An agreement is still quite far-fetched between the three countries in the conflict over the largest hydroelectric power project in Africa.
Egypt’s Irrigation ministry says that the current round of negotiations, which concludes Friday, is not heading anywhere.
Egypt, Ethiopia and Sudan have been in talks regarding the impact on the flow of water in the River Nile, from the construction of the Grand Ethiopian Renaissance Dam (GERD) by Ethiopia.
At 6,450MW, the dam, formerly known as the Millennium Dam, will be the largest hydroelectric power plant in Africa, when completed.
Located in the country’s Benishangul-Gumuz Region, 15km east of the border with Sudan, it will also be the seventh largest in the world.
The gravity dam on the Blue Nile River has been under construction since 2011.
As of October 2019, the work stood at approximately 70% completion., but the filling of the reservoir, scheduled to begin in July 2020, is what is being held up by complaints from Egypt, which insists that the work will drain away large volume of water from its own section of the river.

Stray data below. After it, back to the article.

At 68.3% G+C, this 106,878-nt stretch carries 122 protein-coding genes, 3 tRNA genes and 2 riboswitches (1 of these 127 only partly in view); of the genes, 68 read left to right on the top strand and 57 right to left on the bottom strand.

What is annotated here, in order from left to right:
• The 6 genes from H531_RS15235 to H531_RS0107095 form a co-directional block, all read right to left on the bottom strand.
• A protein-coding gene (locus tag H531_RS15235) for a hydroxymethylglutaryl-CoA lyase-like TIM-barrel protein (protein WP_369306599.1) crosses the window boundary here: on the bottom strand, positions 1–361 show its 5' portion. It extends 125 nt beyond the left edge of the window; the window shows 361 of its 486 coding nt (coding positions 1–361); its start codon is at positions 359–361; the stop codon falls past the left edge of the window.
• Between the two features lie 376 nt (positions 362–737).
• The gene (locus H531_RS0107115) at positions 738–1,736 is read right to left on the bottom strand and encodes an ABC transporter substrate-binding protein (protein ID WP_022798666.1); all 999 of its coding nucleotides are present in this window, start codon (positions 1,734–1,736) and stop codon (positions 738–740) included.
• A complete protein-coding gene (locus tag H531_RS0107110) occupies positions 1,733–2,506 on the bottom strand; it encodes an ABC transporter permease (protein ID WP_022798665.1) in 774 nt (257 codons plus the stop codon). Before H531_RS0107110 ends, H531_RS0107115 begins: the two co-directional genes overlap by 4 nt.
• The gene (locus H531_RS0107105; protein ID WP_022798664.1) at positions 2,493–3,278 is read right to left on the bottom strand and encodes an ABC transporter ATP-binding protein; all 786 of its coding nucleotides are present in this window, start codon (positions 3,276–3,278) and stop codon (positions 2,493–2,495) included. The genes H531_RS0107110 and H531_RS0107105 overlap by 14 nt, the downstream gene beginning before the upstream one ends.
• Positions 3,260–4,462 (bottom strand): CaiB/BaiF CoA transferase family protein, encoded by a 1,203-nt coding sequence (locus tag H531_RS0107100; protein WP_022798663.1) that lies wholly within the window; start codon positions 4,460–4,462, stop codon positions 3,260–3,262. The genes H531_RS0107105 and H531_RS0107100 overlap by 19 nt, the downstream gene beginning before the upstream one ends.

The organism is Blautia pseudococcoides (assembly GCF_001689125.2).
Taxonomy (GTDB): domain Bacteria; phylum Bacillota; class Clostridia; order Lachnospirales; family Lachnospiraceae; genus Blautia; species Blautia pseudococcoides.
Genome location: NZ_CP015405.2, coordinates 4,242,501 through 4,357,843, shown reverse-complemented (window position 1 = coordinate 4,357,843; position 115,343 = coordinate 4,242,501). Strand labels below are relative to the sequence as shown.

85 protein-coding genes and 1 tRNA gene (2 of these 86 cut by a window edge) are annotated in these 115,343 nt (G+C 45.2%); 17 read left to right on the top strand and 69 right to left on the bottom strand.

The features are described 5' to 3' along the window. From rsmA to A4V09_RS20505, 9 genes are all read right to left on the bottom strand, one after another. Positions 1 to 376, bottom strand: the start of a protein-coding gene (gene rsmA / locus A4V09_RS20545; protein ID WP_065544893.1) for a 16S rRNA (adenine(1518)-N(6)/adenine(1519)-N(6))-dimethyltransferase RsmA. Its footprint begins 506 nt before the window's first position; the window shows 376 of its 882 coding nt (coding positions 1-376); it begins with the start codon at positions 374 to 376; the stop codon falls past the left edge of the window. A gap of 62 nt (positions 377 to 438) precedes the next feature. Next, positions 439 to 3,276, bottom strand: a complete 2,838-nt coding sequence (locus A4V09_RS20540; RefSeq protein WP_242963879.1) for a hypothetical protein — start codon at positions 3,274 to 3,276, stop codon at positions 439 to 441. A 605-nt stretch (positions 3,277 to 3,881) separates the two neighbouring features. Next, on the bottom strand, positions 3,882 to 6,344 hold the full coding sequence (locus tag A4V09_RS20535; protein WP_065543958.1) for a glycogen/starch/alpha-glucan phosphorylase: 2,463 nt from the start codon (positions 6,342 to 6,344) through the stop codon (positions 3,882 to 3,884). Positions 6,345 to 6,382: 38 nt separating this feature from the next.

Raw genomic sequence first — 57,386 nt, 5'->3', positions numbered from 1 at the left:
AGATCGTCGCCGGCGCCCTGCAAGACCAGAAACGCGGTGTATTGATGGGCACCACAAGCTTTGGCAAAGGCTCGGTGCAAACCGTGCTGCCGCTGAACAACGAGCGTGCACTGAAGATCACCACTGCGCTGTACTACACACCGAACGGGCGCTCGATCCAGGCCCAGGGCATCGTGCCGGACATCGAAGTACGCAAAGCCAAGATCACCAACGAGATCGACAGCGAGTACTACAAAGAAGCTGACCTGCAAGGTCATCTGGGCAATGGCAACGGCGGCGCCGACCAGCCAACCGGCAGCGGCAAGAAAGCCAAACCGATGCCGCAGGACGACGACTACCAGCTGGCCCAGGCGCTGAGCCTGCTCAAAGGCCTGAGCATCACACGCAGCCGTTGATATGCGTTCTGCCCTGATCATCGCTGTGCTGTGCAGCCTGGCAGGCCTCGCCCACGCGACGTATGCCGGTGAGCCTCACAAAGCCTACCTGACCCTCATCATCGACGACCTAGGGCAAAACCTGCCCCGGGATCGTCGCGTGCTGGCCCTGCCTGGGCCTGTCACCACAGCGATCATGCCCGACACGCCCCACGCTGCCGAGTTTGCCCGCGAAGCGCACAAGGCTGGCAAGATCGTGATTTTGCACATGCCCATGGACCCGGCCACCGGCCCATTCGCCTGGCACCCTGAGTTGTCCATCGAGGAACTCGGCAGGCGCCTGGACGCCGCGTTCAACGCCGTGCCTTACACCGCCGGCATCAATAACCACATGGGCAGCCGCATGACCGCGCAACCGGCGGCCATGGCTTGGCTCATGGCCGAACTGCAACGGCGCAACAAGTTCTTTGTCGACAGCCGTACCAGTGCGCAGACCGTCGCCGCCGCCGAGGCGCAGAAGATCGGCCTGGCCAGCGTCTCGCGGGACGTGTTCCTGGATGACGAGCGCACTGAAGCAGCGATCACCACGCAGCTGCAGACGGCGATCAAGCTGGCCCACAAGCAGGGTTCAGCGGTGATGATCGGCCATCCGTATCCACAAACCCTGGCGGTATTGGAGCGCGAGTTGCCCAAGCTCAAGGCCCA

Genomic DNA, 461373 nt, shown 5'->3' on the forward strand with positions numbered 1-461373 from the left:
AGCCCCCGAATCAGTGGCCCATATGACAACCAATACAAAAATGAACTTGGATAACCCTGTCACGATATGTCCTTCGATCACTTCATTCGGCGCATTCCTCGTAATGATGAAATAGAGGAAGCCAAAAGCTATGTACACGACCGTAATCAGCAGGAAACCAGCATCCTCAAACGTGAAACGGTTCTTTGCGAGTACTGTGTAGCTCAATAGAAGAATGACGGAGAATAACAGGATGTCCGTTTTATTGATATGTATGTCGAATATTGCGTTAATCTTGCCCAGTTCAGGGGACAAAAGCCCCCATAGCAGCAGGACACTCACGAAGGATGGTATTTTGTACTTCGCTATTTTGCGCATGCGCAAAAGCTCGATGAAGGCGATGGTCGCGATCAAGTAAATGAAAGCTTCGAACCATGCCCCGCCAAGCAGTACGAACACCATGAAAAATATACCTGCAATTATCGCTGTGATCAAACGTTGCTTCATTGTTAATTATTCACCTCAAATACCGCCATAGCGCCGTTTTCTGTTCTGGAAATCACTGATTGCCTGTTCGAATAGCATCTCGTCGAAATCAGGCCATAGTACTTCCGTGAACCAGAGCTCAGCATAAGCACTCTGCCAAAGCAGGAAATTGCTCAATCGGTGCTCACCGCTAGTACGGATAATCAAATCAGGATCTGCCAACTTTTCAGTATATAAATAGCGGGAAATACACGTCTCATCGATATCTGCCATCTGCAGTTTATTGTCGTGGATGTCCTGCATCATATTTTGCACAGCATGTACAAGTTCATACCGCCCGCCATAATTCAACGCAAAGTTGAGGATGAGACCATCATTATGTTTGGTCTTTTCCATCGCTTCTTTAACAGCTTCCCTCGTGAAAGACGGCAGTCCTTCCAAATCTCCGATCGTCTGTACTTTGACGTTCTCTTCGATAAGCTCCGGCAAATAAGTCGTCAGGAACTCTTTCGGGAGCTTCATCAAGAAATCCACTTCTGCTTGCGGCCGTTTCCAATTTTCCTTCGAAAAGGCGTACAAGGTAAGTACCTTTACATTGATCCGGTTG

An emergency meeting and videoconference of the Executive Council of the African Union, chaired by the South African President Cyril Ramaphosa, a week ago, resulted in considerable ease of tension.
After the talks, Egypt, Ethiopia and Sudan agreed to postpone the impoundment of the gigantic dam.
Sudanese Prime Minister Abdalla Hamdok said in a statement that it had been “agreed that the filling of the dam would be postponed until an agreement was reached”.
Mr. Hamdok added that “Sudan is one of the main beneficiaries of the dam, but also one of the big losers if the risks are not limited, which is why it reminds Egypt and Ethiopia of the absolute need to find a solution, “.
The Nile, which flows over some 6,000 km, is an essential source of water and electricity for a dozen countries in East Africa. Egypt gets 97% of its water needs from this river.